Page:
In the Ethiopian Orthodox Tewahedo Church, we have a very extensive spiritual life.  We have in common the Hours prayers, the incense offeriings, prayer beads, devotional prayers, a heavy emphasis on icons and ritual worship.  The core of Ethiopian spirituality is the Psalter, and various groups of Psalms accompany almost any and every activity in daily life.  The Psalms, much like in the Coptic Hours, are a divine source of guidance, spiritual reflection, and meditative prayer. 

You mention "hours" and "incense offerings" seperately. Is there an Ethiopian tradition that maintains an offering of incense more like what would be seen in the Jewish temple? I know that many old Jewish customs, laws and worship have been preserved in your church due to your ancient interactions with Israel, which flowed well into the acceptance of the Gospel for the Ethiopian people.

Also, I haven't heard much about Ethiopian prayer beads, or Oriental Orthodox prayer ropes/beads in general. How are these beads constructed (lengths, materials, patterns, etc.) and what prayers are used? I'm interested to know how they differ from the EO use of the chotki and the RC use of the rosary.

Lastly, I just have to comment that I have a great appreciation for Ethiopian iconography!
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« Reply #8 on: February 12, 2011, 03:53:53 PM »

we are African, and the drum is essential
Do Europeans, Asians, Americans, and Australians have their own "essential" instruments?
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« Reply #9 on: February 12, 2011, 04:34:59 PM »


Also, I haven't heard much about Ethiopian prayer beads, or Oriental Orthodox prayer ropes/beads in general. How are these beads constructed (lengths, materials, patterns, etc.) and what prayers are used? I'm interested to know how they differ from the EO use of the chotki and the RC use of the rosary.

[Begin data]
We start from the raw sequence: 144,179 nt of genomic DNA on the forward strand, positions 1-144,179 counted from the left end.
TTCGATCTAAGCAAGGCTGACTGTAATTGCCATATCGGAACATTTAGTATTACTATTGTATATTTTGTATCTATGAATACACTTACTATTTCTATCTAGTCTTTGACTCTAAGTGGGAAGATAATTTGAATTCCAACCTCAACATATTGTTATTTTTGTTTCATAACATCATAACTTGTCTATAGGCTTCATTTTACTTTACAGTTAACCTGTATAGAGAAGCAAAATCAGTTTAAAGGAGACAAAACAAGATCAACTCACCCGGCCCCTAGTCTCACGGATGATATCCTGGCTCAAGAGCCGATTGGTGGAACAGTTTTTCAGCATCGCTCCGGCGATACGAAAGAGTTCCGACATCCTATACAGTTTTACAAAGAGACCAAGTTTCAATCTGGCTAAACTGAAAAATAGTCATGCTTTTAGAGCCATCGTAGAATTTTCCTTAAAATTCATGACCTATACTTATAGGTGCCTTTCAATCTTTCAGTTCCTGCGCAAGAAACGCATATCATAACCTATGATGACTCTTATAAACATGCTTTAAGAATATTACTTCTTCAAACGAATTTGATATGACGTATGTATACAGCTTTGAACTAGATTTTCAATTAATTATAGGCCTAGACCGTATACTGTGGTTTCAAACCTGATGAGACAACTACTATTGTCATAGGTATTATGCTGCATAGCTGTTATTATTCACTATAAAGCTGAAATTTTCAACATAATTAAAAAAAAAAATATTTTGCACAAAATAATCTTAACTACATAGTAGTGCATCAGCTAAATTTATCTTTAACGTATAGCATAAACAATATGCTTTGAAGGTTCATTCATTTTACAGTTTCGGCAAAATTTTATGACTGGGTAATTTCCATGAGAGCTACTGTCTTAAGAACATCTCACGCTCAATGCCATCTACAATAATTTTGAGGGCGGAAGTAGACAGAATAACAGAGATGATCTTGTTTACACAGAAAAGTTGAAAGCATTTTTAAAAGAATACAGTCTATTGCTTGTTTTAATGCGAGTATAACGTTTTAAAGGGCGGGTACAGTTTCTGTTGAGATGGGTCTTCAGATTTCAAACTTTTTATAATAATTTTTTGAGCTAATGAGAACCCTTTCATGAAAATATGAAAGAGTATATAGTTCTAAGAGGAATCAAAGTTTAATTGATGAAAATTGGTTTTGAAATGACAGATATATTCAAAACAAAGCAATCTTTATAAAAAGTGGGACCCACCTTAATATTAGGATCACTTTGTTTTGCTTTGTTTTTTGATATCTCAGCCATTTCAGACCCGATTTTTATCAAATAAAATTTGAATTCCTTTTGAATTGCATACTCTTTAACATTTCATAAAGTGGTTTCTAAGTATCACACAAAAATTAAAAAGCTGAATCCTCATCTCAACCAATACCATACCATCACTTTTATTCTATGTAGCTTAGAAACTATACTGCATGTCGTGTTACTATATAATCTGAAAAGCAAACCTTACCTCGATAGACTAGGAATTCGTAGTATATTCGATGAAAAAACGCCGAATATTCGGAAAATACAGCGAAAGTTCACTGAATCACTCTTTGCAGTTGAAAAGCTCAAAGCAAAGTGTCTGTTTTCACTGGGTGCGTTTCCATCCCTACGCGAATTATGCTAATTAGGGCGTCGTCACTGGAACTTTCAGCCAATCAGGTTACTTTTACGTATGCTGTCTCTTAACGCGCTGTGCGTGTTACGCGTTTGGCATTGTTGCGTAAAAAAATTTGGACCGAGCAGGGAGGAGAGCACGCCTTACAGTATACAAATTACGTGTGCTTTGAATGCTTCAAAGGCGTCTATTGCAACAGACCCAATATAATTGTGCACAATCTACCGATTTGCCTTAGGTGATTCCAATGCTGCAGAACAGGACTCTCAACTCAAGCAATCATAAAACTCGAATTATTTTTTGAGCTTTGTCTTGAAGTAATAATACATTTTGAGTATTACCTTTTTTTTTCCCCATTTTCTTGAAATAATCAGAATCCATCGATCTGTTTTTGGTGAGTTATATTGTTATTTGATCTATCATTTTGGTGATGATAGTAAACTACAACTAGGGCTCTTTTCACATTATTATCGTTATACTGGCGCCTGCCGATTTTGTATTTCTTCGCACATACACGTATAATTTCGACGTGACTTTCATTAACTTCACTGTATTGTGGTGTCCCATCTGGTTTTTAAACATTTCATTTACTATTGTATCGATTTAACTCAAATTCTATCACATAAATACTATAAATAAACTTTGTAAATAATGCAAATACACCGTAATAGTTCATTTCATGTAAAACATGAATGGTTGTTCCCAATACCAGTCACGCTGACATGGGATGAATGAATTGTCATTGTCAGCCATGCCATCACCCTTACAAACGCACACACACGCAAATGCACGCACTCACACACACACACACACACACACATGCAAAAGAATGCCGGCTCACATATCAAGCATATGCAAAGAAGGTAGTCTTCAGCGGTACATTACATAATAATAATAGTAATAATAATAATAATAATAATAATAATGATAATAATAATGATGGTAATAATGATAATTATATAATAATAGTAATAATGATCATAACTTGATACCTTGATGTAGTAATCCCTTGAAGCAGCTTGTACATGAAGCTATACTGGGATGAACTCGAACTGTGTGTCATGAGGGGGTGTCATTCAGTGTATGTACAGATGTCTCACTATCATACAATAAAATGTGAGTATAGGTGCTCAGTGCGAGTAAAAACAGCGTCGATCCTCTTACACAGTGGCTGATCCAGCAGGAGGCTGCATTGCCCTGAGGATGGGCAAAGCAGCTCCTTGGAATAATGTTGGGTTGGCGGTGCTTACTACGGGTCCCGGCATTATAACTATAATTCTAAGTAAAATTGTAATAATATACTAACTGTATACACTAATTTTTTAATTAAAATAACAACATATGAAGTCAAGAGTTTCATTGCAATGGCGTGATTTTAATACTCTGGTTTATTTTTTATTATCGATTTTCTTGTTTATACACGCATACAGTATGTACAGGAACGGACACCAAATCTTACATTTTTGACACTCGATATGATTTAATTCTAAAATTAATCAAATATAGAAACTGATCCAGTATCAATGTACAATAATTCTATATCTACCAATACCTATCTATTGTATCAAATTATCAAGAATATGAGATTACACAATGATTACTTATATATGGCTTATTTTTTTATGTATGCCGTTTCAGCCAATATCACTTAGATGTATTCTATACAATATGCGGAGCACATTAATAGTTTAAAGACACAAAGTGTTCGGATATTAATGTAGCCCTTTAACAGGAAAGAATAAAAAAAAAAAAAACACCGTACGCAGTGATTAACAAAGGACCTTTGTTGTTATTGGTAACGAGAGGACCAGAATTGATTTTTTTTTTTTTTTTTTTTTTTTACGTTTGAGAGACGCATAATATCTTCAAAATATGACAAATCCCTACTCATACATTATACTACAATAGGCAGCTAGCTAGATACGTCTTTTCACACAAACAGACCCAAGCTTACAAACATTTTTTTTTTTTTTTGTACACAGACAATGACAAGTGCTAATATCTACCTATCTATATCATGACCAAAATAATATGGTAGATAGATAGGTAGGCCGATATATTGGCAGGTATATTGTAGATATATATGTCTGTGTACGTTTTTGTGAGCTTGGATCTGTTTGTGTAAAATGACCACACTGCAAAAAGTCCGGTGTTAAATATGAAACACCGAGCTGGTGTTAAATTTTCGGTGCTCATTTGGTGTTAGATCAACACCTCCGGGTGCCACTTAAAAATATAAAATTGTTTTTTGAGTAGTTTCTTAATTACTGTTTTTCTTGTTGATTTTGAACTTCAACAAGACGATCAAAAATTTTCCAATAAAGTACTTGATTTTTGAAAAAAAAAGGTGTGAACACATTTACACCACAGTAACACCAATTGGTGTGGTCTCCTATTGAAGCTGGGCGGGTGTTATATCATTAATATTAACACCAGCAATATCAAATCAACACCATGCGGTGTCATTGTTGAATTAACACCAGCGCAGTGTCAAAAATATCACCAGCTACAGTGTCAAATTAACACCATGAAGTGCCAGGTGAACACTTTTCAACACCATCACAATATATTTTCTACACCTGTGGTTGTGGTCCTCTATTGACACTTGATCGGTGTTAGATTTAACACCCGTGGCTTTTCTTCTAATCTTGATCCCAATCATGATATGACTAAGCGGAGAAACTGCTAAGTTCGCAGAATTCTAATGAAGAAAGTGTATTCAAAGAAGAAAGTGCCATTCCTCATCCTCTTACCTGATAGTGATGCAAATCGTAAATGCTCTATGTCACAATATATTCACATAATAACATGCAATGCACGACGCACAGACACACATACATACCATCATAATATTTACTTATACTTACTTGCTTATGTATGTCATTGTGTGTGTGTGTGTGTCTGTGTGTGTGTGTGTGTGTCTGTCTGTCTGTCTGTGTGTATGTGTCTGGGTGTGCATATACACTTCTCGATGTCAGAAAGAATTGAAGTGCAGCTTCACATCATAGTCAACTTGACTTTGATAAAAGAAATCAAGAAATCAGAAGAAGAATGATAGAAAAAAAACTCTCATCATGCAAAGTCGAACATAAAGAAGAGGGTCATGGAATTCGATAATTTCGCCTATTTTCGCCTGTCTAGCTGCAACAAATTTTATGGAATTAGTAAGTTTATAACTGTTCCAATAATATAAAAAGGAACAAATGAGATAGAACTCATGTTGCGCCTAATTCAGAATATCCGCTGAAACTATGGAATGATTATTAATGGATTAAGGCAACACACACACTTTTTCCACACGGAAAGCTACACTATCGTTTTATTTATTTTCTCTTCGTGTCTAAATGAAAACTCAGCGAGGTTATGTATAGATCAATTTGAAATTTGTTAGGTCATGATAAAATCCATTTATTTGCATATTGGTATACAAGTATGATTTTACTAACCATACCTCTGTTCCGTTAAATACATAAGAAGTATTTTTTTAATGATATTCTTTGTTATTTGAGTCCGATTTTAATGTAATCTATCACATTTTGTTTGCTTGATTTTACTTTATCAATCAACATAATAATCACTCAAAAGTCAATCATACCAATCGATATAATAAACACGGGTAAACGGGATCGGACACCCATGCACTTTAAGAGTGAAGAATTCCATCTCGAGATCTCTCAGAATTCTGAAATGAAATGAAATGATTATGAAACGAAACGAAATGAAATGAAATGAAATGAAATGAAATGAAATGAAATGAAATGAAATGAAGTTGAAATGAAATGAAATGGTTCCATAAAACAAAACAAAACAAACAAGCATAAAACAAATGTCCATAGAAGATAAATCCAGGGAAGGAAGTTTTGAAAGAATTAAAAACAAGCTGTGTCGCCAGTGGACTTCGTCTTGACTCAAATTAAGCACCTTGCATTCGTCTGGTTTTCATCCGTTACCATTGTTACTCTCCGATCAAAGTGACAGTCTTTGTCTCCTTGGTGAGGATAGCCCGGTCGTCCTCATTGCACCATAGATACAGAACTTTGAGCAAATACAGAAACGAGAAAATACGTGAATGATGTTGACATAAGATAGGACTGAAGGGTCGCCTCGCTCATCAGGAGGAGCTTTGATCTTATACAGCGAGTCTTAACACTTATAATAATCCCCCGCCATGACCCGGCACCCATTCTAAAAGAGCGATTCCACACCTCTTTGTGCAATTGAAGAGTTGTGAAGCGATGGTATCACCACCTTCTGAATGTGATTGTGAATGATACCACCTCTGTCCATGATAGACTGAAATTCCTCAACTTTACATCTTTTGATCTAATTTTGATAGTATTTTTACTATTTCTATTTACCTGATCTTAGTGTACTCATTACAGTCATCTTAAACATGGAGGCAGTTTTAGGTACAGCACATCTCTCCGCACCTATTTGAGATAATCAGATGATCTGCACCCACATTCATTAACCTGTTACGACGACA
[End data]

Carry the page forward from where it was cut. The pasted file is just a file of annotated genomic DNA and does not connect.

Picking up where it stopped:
You may want to refer to this thread for the prayers for the Ethiopian prayer beads, or Mequteria:

http://www.orthodoxchristianity.net/forum/index.php/topic,13200.msg324832.html#msg324832

The Copts also use Mequteria beads, but I think they say the Jesus prayer with them.

http://www.orthodoxchristianity.net/forum/index.php/topic,12740.msg173806.html#msg173806


The Armenians don't use prayer beads or prayer ropes.  Probably the most popular devotional prayer for the Armenain laity is the prayer written by St. Nerses, with 24 verses:

http://www.orthodoxchristianity.net/forum/index.php/topic,13200.msg199055.html#msg199055

You may want to just browse through the sticky thread about prayer.  That will give you a good idea of what our prayers are like. 
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« Reply #10 on: February 12, 2011, 04:39:36 PM »


Also, I haven't heard much about Ethiopian prayer beads, or Oriental Orthodox prayer ropes/beads in general. How are these beads constructed (lengths, materials, patterns, etc.) and what prayers are used? I'm interested to know how they differ from the EO use of the chotki and the RC use of the rosary.

You may want to refer to this thread for the prayers for the Ethiopian prayer beads, or Mequteria:

http://www.orthodoxchristianity.net/forum/index.php/topic,13200.msg324832.html#msg324832

The Copts also use Mequteria beads, but I think they say the Jesus prayer with them.

http://www.orthodoxchristianity.net/forum/index.php/topic,12740.msg173806.html#msg173806


The Armenians don't use prayer beads or prayer ropes.  Probably the most popular devotional prayer for the Armenain laity is the prayer written by St. Nerses, with 24 verses:

http://www.orthodoxchristianity.net/forum/index.php/topic,13200.msg199055.html#msg199055

You may want to just browse through the sticky thread about prayer.  That will give you a good idea of what our prayers are like. 

Thanks, Salpy! I'll get to reading. Grin
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« Reply #11 on: February 12, 2011, 08:07:57 PM »

Someone just put "racialism" as a tag on this thread.  What does that mean?  I'm not asking who put it there.  I kind of like the anonymity that tags have.  I just want to know what it means.